GARY, Ind. (CBS/WBBM) — A report out Monday says the cancer-causing chemical made famous in the movie “Erin Brockovich” is finding its way into drinking water in Northwest Indiana — likely at many times the level scientists consider safe.
As WBBM Newsradio 780’s Pat Cassidy reports, the Environmental Working Group says hexavalent chromium, or chromium-6, has been found in tap water in Northwest Indiana at levels 16 to 41 times what California officials have deemed safe.
LISTEN: Newsradio 780’s Pat Cassidy reports
But the Northwest Indiana Post-Tribune says some experts warn about the difference between chromium-6 and other isotopes of the metal. While dangerous chromium-6 comes is believed to come from discharge from Indiana steel mills, benign chromium-3 comes from natural sources and is an essential nutrient.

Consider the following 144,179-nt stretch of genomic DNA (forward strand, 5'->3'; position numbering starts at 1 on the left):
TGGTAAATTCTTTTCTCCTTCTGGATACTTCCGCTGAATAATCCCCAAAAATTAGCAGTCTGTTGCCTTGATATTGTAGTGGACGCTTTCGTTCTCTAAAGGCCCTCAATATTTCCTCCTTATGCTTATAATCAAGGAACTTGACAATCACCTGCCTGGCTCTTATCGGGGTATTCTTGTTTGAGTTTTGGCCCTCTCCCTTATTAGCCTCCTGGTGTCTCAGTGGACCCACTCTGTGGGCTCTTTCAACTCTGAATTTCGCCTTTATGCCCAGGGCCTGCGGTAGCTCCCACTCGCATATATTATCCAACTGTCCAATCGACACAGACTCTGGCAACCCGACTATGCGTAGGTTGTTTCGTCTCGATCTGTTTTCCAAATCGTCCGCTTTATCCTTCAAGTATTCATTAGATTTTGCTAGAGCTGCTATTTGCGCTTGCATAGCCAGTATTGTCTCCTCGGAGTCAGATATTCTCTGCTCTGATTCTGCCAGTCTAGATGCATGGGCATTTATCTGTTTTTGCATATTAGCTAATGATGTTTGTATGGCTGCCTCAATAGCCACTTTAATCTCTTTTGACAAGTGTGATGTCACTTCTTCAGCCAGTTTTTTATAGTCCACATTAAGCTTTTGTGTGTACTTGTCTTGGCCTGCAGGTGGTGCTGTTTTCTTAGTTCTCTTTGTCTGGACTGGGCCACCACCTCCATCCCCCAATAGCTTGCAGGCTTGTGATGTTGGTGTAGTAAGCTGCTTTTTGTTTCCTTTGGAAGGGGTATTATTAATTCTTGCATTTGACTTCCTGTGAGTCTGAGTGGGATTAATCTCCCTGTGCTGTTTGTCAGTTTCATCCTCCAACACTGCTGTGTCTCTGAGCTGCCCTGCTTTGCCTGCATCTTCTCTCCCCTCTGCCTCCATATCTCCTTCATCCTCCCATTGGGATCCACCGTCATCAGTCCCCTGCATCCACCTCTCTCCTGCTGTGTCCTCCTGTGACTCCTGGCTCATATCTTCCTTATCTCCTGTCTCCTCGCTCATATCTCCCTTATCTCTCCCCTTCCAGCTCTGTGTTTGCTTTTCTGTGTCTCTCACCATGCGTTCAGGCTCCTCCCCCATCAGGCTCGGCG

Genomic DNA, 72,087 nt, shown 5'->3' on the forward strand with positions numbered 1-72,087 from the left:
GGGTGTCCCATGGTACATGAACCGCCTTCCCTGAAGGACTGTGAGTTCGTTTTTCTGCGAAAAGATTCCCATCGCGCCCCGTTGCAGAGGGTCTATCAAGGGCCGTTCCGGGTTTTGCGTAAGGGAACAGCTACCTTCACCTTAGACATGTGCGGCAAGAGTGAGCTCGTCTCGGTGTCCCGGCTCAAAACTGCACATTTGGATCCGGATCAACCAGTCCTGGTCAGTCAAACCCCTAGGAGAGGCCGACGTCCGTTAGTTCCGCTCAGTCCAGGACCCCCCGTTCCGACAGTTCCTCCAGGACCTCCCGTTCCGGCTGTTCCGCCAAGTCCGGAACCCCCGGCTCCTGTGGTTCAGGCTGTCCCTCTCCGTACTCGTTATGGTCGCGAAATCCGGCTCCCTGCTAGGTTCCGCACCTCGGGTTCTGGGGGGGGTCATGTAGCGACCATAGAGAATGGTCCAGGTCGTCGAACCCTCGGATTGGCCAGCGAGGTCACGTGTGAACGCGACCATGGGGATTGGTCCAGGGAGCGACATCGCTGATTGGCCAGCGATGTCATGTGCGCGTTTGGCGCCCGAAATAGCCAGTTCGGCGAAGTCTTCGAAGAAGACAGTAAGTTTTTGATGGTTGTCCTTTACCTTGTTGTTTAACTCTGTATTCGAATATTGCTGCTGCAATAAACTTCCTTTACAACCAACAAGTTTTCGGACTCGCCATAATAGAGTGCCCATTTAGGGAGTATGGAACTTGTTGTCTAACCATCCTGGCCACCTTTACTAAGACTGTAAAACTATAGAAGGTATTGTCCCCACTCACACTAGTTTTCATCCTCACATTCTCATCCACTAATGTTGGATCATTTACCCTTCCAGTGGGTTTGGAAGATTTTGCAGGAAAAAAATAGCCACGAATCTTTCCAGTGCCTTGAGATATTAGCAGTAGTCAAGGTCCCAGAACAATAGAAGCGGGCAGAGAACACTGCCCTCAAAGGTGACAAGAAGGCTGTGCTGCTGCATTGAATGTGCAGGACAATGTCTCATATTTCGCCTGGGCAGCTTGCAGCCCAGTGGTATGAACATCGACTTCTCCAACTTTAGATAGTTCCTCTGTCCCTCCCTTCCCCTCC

Total chromium is well within the guidelines set forth by the U.S. Environmental Protection Agency, but critics say those standards do not differentiate between good chromium-3 and bad chromium-6.
No measurable chromium was found in drinking water in Porter County, Ind.
The dangers of chromium-6 in drinking water have already gained notoriety in the city of Chicago. The amount in Lake Michigan water was nine times higher than a safety limit adopted by the State of California this month.
But as his staff reviews the findings, Powers has admitted there is currently no test required for the metal. Last week, the city announced that tests would begin for chromium-6.
The chromium-6 in the Chicago water supply is also believed to have originated at Indiana steel mills. Chromium-6 is carcinogenic.